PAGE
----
The Track

There was a very clear track that every kid was on. You “graduated” in eighth grade, and you went to one of the three local Catholic high schools.  From there it was good grades, a second try at the SATs if the first scores weren’t good enough to take a stab at Early Admissions, and then the “right” college, where you’d find the “right” person to marry and have a nice, big family with. Simple, clear-cut, easy-to-follow.

I think kids have a better go at pretending they know the score up until seventh grade. I, for one, couldn’t pretend, which sort of bothered me, but later, as I got older, I stopped caring that I couldn’t pretend.  I couldn’t get the hang of “cool” to save my life. I was surrounded by kids who, by fifth grade, were merely smaller versions of who they were to become. By seventh grade, I simply stopped caring and just shut down. My parents, alarmed, scheduled a conference with the principal, and were basically told that I was “uncooperative.” I was making no attempt to stay on track.

I left that school in the middle of seventh grade, but not without grave reservations on the part of the one or two kids in my class that would still talk to me. We had been taught that public school was bad, and that it was just a one-way ticket to drug addiction, premarital sex and bad penmanship. I nodded gravely and tried to look sincerely thoughtful about these warnings, but the fact of the matter was that all I wanted was to be able to wake up in the morning without a stomachache.

Fast-forward to senior year of high school. I can’t remember the exact circumstances, but I’d found myself with one of the aforementioned classmates, “catching up.” She’d been a boon companion from first grade up through sixth or so, when the “trouble” really started for me. We were grubby little girls who watched and enjoyed public television, built forts, and wrote stories.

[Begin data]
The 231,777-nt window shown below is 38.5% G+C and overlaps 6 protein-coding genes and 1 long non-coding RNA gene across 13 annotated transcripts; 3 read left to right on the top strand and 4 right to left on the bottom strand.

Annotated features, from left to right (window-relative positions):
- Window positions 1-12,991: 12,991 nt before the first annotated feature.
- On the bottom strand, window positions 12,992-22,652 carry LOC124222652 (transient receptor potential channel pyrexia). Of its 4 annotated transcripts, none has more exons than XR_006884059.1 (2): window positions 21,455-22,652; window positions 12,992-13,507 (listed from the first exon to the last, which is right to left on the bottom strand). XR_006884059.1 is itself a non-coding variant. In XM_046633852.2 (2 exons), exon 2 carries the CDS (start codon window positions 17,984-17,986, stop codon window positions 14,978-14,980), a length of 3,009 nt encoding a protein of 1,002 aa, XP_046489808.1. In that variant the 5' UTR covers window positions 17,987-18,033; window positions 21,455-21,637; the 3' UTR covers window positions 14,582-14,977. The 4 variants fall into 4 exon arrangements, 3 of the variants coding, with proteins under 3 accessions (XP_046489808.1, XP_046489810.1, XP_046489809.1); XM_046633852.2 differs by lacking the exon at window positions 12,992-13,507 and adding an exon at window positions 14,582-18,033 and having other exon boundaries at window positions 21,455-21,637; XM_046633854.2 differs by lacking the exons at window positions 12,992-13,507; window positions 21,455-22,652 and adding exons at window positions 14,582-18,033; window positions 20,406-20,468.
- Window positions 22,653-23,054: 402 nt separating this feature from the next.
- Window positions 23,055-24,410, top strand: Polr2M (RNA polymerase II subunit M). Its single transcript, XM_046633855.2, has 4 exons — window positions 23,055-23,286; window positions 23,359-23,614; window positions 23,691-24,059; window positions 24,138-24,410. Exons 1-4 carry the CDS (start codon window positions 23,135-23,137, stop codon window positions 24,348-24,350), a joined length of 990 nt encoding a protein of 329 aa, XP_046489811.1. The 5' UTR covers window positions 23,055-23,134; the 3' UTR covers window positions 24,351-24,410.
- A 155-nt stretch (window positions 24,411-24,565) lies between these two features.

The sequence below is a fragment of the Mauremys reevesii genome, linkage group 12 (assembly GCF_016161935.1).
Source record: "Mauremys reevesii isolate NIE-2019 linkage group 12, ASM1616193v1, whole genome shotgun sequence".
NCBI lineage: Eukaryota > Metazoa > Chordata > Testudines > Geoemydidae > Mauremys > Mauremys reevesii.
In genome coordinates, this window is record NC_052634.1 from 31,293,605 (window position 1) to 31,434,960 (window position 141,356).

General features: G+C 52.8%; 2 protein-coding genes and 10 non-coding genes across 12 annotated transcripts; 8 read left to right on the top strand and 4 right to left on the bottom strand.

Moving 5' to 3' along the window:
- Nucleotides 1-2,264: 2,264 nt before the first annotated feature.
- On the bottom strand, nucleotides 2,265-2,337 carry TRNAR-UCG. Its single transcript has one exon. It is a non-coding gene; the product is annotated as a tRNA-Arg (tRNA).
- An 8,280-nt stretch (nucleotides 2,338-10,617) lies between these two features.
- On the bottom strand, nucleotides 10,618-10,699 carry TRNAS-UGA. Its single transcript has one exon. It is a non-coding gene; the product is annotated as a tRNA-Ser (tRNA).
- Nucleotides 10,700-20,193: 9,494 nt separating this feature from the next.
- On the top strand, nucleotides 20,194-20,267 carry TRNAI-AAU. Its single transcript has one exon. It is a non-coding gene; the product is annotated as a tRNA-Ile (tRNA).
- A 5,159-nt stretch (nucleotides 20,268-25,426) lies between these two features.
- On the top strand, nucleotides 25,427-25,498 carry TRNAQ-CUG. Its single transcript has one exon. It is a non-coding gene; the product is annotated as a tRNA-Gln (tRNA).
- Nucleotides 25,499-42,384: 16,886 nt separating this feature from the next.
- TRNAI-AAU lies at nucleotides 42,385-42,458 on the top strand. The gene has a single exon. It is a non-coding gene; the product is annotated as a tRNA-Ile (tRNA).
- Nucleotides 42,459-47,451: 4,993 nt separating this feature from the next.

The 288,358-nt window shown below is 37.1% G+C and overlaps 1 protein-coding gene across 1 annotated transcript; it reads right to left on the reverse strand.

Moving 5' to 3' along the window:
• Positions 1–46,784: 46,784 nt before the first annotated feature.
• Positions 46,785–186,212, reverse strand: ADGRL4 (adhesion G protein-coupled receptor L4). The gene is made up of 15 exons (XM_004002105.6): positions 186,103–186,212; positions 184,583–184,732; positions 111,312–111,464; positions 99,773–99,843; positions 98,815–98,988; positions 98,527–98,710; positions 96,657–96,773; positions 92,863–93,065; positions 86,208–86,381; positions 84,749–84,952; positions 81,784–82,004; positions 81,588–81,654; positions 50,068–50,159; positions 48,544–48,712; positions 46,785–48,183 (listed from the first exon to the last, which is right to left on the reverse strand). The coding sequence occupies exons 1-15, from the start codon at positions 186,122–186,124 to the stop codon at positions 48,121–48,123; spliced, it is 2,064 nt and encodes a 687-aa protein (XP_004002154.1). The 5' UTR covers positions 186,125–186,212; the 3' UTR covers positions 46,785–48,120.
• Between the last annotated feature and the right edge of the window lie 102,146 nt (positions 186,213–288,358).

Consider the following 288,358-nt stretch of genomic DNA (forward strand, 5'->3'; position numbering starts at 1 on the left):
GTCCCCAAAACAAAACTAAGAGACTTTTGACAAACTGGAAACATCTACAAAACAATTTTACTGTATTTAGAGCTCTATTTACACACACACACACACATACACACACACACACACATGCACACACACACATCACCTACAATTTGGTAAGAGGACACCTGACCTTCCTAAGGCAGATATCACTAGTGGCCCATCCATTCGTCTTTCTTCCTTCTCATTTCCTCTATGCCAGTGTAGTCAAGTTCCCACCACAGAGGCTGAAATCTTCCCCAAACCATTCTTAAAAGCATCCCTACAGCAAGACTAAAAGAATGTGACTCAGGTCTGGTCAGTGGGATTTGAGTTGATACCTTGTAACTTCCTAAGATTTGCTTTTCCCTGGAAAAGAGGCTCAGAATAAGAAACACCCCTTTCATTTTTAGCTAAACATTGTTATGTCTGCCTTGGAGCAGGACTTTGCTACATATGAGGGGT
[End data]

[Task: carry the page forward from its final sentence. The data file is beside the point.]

She had become cool, elegant, almost regal. Perfectly sun-kissed hair, tidy sweater. She was looking at Princeton, maybe Yale, taking the A.P. classes and doing everything that she was supposed to be doing.

As I listened, I remembered that I had fallen off the track.

My own hair was an inky black, growing out in dishwater auburn on the sides from where I’d given myself a mohawk. I was failing all my classes except Drama and English.  I spent most of my days cutting classes, and writing shitty poetry.  What could I tell her?

I lied.

A.P. classes. Accepted to Tisch at NYU. Student Council.  I painted a perfect portrait of the punky-yet-straight-as-an-arrow Good Kid.

She couldn’t have believed me.

I think about that encounter still. Why did I lie? What did I want or need to prove to her? We built forts together, wrote stories.

I wanted us to be the same, wanted us to be on the same track.

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